Free Closed Circuit Camera Inspections

Identifying issues with your firebox or the chimney structure can be easy, especially with chimney components that are accessible with visible damages. However, the flue, on the other hand, is a different story. With 15 feet – or more – of tight, enclosed flue between the firebox and chimney, it is nearly impossible to identify damage or chimney issues. Luckily, there is a technology that is made to reach this areas of the flue – closed circuit camera.

Closed circuit camera inspections

Closed circuit camera chimney inspections allows chimney sweeps to look at every part of your flue – without removing your masonry. This gives homeowners the peace of mind that there are no hidden dangers lurking in the flue after a thorough cleaning and inspection.

At Jack Pixley Sweeps, we use a closed circuit camera as a standard part of our inspections. This helps us identify any areas of damage or deterioration in the flue that cannot be otherwise seen. We ask that homeowners to be present during the video scan, as this allows them to see firsthand what is happening inside their chimney system.

When to schedule a closed circuit camera inspection

masonry chimney with nice capClosed circuit camera scans are done as a standard part of our inspections at Jack Pixley Sweeps, as it is super beneficial in any circumstance. However, the following are three instances when it is beneficial to schedule a closed circuit camera inspection.

  • Buying a home – Buying a home is a major investment, you should protect your new home by getting a closed circuit camera inspection for all chimneys. Because this type of scan is rarely included in standard home inspections, it can help identify any hidden chimney issues.
  • Selling a home – Give potential buyers peace of mind by having a closed circuit camera inspection before listing the home. A report from a certified chimney sweep gives potential buyers tangible proof to the condition of your chimney.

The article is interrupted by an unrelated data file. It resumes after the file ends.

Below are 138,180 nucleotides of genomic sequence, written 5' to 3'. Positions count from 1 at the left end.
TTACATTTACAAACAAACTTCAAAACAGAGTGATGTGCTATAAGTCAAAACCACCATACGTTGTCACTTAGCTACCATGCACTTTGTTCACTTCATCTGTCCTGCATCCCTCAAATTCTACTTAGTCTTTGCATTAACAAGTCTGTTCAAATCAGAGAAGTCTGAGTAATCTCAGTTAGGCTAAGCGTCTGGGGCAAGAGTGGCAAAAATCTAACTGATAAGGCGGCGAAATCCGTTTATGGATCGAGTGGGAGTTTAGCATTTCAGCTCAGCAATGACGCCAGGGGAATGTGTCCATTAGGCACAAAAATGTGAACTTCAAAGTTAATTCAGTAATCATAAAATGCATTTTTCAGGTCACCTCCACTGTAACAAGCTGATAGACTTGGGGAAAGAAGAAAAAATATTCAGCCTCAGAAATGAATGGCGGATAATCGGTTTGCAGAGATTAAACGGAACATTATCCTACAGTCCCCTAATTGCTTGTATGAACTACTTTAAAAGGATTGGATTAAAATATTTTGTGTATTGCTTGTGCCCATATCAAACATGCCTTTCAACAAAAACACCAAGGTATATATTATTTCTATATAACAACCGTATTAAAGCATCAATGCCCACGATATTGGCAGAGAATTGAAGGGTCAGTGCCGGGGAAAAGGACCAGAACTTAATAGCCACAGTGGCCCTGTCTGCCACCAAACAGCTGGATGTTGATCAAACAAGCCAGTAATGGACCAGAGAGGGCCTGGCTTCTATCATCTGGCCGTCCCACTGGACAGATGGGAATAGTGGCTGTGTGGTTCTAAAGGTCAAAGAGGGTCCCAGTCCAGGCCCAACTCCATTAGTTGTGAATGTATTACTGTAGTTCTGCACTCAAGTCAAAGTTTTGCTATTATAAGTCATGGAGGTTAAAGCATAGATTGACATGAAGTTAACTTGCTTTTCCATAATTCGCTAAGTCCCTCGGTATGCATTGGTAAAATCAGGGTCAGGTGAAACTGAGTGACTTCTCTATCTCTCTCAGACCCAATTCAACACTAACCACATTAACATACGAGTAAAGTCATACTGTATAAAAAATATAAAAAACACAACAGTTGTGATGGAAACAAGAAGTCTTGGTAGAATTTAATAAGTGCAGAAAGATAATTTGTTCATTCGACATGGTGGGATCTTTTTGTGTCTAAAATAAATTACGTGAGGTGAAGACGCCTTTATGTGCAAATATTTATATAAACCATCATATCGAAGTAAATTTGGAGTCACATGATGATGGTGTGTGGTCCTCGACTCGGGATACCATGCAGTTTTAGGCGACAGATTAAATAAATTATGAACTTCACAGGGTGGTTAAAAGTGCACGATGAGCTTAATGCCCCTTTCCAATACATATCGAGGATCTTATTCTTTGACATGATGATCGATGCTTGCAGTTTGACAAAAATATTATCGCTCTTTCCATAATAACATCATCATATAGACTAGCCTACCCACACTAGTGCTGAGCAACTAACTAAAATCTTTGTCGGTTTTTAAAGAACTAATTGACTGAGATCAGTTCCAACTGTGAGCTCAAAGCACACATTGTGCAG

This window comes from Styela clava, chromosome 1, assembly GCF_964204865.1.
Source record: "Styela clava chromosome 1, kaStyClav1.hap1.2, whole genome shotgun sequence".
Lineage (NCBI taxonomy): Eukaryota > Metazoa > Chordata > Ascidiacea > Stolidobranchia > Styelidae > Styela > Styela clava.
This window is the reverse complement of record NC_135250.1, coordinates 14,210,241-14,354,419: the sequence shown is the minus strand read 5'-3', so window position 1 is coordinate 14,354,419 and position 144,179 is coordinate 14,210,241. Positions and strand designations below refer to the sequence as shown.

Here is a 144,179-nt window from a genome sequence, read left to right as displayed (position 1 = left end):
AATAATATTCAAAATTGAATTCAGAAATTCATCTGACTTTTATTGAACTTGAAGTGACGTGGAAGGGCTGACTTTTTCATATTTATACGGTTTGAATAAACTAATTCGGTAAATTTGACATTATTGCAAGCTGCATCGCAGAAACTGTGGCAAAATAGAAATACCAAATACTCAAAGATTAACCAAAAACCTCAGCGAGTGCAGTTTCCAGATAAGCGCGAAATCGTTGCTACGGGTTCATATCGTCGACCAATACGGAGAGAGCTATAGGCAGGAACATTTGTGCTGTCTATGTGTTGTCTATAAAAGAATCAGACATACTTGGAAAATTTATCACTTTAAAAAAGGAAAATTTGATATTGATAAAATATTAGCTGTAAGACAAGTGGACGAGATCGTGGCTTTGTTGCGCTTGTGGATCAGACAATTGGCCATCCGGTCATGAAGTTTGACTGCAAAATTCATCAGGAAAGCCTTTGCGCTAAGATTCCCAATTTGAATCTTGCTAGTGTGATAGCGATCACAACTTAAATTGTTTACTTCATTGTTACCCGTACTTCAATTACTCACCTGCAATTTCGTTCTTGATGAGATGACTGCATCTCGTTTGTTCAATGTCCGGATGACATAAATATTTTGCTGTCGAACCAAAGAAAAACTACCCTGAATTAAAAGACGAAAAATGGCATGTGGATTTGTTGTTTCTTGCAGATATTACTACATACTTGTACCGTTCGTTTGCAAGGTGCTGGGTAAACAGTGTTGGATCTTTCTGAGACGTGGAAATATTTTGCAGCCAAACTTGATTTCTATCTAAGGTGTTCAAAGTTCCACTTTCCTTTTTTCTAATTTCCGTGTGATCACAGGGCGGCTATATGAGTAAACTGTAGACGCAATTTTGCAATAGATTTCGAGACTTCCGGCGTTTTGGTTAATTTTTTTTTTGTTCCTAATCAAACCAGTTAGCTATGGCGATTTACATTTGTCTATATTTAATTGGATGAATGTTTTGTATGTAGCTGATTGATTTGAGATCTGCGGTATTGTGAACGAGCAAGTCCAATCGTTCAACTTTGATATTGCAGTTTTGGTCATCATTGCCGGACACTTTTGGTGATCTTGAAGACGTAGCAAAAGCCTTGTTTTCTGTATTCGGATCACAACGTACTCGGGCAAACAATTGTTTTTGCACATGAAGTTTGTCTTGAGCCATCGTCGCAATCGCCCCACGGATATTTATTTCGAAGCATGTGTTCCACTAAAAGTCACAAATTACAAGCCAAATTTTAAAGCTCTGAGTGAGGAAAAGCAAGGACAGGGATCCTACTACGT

• After a natural disaster – After an earthquake, tornado, chimney fire, or natural disaster, it is important to have a closed circuit camera inspection before using your fireplace. This ensures that the fireplace is safe to use – or lets the chimney sweep know what repairs are needed.

A video inspection using closed circuit cameras is the best way to get a complete pictures of the exact condition of your entire chimney system. At Jack Pixley Sweeps, we are proud to offer this service to our customers; as long as our cameras fit in your flue! For more information on the benefits of closed circuit camera inspections or to schedule your next chimney appointment, contact us today!

The Advantages of the Closed Circuit Chim-Scan Camera

Jack Pixley Sweeps uses a chim-scan camera on each chimney flue 6" or greater

Jack Pixley Sweeps uses a chim-scan camera on each chimney flue 6″ or greater

When one of our Chimney Safety Institute of America (CSIA)-certified technicians from Jack Pixley Sweeps visits your home to perform your annual chimney inspection, we are certain you will be impressed and very satisfied with our special touch to the inspection: the Chim-Scan Closed Circuit Internal Evaluation System. Without this video technology, the inspector cannot see every inch of your chimney’s interior. Nor can he show you exactly what is wrong with your chimney. With the Chim-Scan camera, we can examine every area of your chimney, and we will show you the video footage after the inspection and explain our findings to you. We would like to tell you more about this phenomenal technology and why an inspection using the closed circuit Chim-Scan camera is so much better than one without this technological tool.

What Is a Chim-Scan?

According to the Estoban Foundation, the company that developed and manufactured this product, a Chim-Scan is a remote imaging apparatus designed to be raised or lowered into a chimney that provide the viewers, such as the chimney inspector and the homeowner, the ability to see every inch of the interior of a chimney up close. Via the Chim-Scan Closed Circuit Internal Evaluation System, the inspector and the homeowner have a view of areas that cannot be seen by regular visual means.

Why Is Using a Chim-Scan During a Chimney Inspection So Important?